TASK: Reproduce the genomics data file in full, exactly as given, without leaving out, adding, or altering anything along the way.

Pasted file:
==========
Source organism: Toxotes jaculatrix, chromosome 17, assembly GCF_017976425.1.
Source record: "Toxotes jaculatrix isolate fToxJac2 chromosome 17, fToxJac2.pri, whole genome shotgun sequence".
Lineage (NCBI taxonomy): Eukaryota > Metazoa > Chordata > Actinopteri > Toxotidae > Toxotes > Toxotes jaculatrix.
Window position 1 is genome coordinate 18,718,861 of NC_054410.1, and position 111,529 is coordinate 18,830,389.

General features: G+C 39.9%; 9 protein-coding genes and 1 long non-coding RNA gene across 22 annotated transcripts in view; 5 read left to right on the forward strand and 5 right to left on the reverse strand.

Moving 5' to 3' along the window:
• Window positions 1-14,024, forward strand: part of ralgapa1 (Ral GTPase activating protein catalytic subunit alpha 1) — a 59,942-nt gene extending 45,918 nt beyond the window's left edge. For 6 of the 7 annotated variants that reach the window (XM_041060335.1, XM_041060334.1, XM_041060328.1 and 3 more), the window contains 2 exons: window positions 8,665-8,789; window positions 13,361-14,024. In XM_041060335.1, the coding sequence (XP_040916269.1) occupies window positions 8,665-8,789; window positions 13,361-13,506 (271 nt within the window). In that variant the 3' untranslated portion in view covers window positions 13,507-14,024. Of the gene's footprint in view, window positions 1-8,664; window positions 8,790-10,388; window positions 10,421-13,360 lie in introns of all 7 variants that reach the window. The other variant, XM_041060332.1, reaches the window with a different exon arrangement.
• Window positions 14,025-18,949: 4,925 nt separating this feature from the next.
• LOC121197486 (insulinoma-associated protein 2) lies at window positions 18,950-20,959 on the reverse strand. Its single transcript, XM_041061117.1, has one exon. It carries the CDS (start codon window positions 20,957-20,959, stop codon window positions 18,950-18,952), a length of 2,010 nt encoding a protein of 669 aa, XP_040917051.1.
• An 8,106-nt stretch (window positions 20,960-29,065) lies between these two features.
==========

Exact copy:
Source organism: Toxotes jaculatrix, chromosome 17, assembly GCF_017976425.1.
Source record: "Toxotes jaculatrix isolate fToxJac2 chromosome 17, fToxJac2.pri, whole genome shotgun sequence".
Lineage (NCBI taxonomy): Eukaryota > Metazoa > Chordata > Actinopteri > Toxotidae > Toxotes > Toxotes jaculatrix.
Window position 1 is genome coordinate 18,718,861 of NC_054410.1, and position 111,529 is coordinate 18,830,389.

General features: G+C 39.9%; 9 protein-coding genes and 1 long non-coding RNA gene across 22 annotated transcripts in view; 5 read left to right on the forward strand and 5 right to left on the reverse strand.

Moving 5' to 3' along the window:
• Window positions 1-14,024, forward strand: part of ralgapa1 (Ral GTPase activating protein catalytic subunit alpha 1) — a 59,942-nt gene extending 45,918 nt beyond the window's left edge. For 6 of the 7 annotated variants that reach the window (XM_041060335.1, XM_041060334.1, XM_041060328.1 and 3 more), the window contains 2 exons: window positions 8,665-8,789; window positions 13,361-14,024. In XM_041060335.1, the coding sequence (XP_040916269.1) occupies window positions 8,665-8,789; window positions 13,361-13,506 (271 nt within the window). In that variant the 3' untranslated portion in view covers window positions 13,507-14,024. Of the gene's footprint in view, window positions 1-8,664; window positions 8,790-10,388; window positions 10,421-13,360 lie in introns of all 7 variants that reach the window. The other variant, XM_041060332.1, reaches the window with a different exon arrangement.
• Window positions 14,025-18,949: 4,925 nt separating this feature from the next.
• LOC121197486 (insulinoma-associated protein 2) lies at window positions 18,950-20,959 on the reverse strand. Its single transcript, XM_041061117.1, has one exon. It carries the CDS (start codon window positions 20,957-20,959, stop codon window positions 18,950-18,952), a length of 2,010 nt encoding a protein of 669 aa, XP_040917051.1.
• An 8,106-nt stretch (window positions 20,960-29,065) lies between these two features.